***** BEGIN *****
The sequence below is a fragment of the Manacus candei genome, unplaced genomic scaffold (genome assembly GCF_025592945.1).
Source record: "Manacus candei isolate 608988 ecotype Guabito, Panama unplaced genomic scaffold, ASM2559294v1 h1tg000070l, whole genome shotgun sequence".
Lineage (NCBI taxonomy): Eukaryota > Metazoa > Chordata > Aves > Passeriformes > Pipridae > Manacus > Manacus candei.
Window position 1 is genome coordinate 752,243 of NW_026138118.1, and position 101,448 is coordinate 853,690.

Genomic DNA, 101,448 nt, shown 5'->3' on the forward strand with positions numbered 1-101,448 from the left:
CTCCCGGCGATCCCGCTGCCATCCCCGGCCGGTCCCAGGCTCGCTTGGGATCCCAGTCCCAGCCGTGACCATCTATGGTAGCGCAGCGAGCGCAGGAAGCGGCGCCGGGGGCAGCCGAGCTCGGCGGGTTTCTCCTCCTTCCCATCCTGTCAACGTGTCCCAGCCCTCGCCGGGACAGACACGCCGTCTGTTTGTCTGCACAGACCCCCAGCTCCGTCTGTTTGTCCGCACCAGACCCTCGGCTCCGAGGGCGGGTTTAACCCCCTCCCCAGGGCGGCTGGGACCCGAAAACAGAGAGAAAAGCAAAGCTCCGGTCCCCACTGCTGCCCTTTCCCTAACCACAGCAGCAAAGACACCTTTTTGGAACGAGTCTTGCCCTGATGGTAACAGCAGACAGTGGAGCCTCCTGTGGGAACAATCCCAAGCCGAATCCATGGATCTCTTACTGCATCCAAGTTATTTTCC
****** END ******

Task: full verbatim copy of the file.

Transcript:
The sequence below is a fragment of the Manacus candei genome, unplaced genomic scaffold (genome assembly GCF_025592945.1).
Source record: "Manacus candei isolate 608988 ecotype Guabito, Panama unplaced genomic scaffold, ASM2559294v1 h1tg000070l, whole genome shotgun sequence".
Lineage (NCBI taxonomy): Eukaryota > Metazoa > Chordata > Aves > Passeriformes > Pipridae > Manacus > Manacus candei.
Window position 1 is genome coordinate 752,243 of NW_026138118.1, and position 101,448 is coordinate 853,690.

Genomic DNA, 101,448 nt, shown 5'->3' on the forward strand with positions numbered 1-101,448 from the left:
CTCCCGGCGATCCCGCTGCCATCCCCGGCCGGTCCCAGGCTCGCTTGGGATCCCAGTCCCAGCCGTGACCATCTATGGTAGCGCAGCGAGCGCAGGAAGCGGCGCCGGGGGCAGCCGAGCTCGGCGGGTTTCTCCTCCTTCCCATCCTGTCAACGTGTCCCAGCCCTCGCCGGGACAGACACGCCGTCTGTTTGTCTGCACAGACCCCCAGCTCCGTCTGTTTGTCCGCACCAGACCCTCGGCTCCGAGGGCGGGTTTAACCCCCTCCCCAGGGCGGCTGGGACCCGAAAACAGAGAGAAAAGCAAAGCTCCGGTCCCCACTGCTGCCCTTTCCCTAACCACAGCAGCAAAGACACCTTTTTGGAACGAGTCTTGCCCTGATGGTAACAGCAGACAGTGGAGCCTCCTGTGGGAACAATCCCAAGCCGAATCCATGGATCTCTTACTGCATCCAAGTTATTTTCC